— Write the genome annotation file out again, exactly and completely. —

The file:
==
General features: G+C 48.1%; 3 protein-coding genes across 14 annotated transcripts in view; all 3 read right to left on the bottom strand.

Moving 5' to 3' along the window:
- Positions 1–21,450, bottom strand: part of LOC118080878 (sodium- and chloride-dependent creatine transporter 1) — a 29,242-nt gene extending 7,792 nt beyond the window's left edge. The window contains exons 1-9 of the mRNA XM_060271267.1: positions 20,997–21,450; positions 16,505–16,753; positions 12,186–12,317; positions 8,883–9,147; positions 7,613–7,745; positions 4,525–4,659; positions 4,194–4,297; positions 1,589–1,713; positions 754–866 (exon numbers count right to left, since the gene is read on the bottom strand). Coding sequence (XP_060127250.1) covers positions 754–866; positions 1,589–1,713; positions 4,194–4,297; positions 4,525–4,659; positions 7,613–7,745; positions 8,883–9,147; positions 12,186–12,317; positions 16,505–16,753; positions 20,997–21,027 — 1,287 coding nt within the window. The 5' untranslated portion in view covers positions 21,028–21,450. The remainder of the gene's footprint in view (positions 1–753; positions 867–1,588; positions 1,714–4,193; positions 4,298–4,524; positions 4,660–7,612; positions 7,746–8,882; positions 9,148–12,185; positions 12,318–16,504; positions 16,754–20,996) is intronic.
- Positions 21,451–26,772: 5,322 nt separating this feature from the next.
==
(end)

General features: G+C 48.1%; 3 protein-coding genes across 14 annotated transcripts in view; all 3 read right to left on the bottom strand.

Moving 5' to 3' along the window:
- Positions 1–21,450, bottom strand: part of LOC118080878 (sodium- and chloride-dependent creatine transporter 1) — a 29,242-nt gene extending 7,792 nt beyond the window's left edge. The window contains exons 1-9 of the mRNA XM_060271267.1: positions 20,997–21,450; positions 16,505–16,753; positions 12,186–12,317; positions 8,883–9,147; positions 7,613–7,745; positions 4,525–4,659; positions 4,194–4,297; positions 1,589–1,713; positions 754–866 (exon numbers count right to left, since the gene is read on the bottom strand). Coding sequence (XP_060127250.1) covers positions 754–866; positions 1,589–1,713; positions 4,194–4,297; positions 4,525–4,659; positions 7,613–7,745; positions 8,883–9,147; positions 12,186–12,317; positions 16,505–16,753; positions 20,997–21,027 — 1,287 coding nt within the window. The 5' untranslated portion in view covers positions 21,028–21,450. The remainder of the gene's footprint in view (positions 1–753; positions 867–1,588; positions 1,714–4,193; positions 4,298–4,524; positions 4,660–7,612; positions 7,746–8,882; positions 9,148–12,185; positions 12,318–16,504; positions 16,754–20,996) is intronic.
- Positions 21,451–26,772: 5,322 nt separating this feature from the next.